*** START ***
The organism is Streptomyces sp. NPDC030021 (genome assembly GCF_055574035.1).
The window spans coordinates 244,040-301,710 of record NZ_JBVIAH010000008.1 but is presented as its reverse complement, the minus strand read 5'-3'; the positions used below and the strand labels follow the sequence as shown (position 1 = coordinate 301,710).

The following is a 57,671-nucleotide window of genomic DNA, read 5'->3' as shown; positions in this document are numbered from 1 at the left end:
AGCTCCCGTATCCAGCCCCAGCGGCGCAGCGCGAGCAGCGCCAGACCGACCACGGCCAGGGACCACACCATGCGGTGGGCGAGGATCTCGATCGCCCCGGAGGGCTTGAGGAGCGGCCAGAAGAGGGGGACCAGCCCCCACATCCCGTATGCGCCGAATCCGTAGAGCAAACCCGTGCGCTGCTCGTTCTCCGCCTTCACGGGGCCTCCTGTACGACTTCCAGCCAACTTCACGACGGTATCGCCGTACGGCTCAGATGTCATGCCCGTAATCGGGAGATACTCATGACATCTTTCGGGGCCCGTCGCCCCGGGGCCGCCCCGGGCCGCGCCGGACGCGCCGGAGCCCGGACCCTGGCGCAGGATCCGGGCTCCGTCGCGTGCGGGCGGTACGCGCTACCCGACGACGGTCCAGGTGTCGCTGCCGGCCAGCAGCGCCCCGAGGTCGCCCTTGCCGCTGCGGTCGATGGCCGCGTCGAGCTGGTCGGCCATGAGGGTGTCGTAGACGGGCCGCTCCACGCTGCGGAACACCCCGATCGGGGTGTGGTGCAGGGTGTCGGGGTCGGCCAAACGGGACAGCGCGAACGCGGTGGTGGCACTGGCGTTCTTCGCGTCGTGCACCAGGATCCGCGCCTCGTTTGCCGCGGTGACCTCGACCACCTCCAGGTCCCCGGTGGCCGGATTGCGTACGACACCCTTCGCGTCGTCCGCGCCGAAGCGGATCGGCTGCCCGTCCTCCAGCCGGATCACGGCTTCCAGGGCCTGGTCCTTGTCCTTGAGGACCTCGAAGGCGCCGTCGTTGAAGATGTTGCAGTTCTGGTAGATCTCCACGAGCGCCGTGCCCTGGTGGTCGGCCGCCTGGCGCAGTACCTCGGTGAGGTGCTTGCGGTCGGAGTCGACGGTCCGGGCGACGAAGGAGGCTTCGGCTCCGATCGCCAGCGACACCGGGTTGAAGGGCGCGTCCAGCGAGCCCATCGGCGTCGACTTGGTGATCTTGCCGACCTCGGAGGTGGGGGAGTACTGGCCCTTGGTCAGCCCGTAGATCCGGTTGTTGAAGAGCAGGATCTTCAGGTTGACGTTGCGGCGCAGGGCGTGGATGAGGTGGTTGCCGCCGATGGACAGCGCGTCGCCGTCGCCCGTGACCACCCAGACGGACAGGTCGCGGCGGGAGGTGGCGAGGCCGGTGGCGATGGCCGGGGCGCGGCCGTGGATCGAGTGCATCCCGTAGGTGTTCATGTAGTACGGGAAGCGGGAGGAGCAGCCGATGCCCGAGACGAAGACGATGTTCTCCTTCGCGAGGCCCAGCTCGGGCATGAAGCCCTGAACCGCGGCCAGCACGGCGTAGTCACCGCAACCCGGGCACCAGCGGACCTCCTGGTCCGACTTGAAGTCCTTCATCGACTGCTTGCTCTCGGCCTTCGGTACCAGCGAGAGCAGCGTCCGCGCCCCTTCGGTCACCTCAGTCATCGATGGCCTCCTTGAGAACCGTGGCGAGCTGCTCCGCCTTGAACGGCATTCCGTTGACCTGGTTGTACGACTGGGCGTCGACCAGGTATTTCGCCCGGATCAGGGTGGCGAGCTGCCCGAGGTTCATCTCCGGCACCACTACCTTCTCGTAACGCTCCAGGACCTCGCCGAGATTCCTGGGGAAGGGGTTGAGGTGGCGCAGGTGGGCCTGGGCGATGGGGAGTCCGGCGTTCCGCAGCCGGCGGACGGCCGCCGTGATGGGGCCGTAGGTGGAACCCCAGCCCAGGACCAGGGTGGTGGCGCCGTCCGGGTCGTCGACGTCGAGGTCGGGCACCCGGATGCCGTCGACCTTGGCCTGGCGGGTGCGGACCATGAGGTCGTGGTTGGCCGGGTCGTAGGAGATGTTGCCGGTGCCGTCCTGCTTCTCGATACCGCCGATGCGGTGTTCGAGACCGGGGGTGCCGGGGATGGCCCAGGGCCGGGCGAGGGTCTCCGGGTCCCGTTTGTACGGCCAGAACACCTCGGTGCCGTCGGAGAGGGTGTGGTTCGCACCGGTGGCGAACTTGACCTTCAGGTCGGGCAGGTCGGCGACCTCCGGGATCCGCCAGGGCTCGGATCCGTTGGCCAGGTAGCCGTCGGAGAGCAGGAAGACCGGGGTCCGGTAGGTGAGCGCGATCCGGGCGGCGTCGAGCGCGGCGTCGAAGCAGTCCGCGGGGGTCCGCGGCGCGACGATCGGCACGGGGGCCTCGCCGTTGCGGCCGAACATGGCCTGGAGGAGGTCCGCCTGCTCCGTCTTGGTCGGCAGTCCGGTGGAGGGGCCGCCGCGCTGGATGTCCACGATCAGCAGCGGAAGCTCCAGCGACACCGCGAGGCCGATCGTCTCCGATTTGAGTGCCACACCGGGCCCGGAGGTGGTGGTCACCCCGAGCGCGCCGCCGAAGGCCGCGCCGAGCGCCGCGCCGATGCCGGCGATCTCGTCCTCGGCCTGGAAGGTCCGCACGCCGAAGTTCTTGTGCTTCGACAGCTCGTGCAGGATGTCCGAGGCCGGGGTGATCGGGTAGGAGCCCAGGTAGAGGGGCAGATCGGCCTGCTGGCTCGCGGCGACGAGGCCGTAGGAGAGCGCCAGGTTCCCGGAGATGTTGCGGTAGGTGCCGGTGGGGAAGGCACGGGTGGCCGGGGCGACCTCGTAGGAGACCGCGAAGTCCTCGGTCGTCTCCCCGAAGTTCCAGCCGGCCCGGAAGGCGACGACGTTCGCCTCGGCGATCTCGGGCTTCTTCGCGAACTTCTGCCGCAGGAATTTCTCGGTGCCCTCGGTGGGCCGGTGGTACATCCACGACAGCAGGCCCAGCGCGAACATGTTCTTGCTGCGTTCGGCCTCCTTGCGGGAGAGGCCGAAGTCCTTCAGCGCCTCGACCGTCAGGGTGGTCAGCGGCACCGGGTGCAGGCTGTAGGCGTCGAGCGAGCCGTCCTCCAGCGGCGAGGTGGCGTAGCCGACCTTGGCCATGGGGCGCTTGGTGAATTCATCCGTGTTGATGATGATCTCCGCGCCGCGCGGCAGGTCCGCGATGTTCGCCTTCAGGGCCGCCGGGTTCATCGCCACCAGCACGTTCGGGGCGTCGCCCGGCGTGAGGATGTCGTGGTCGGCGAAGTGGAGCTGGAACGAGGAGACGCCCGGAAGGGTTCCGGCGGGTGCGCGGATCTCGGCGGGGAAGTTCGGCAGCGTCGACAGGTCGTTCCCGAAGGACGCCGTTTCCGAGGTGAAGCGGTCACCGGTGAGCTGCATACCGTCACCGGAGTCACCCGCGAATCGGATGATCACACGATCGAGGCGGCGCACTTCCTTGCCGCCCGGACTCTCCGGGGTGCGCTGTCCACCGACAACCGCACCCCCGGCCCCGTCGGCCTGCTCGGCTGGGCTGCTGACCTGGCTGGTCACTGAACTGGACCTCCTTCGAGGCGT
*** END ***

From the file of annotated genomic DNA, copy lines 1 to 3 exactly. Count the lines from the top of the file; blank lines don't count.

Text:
The organism is Streptomyces sp. NPDC030021 (genome assembly GCF_055574035.1).
The window spans coordinates 244,040-301,710 of record NZ_JBVIAH010000008.1 but is presented as its reverse complement, the minus strand read 5'-3'; the positions used below and the strand labels follow the sequence as shown (position 1 = coordinate 301,710).

The following is a 57,671-nucleotide window of genomic DNA, read 5'->3' as shown; positions in this document are numbered from 1 at the left end: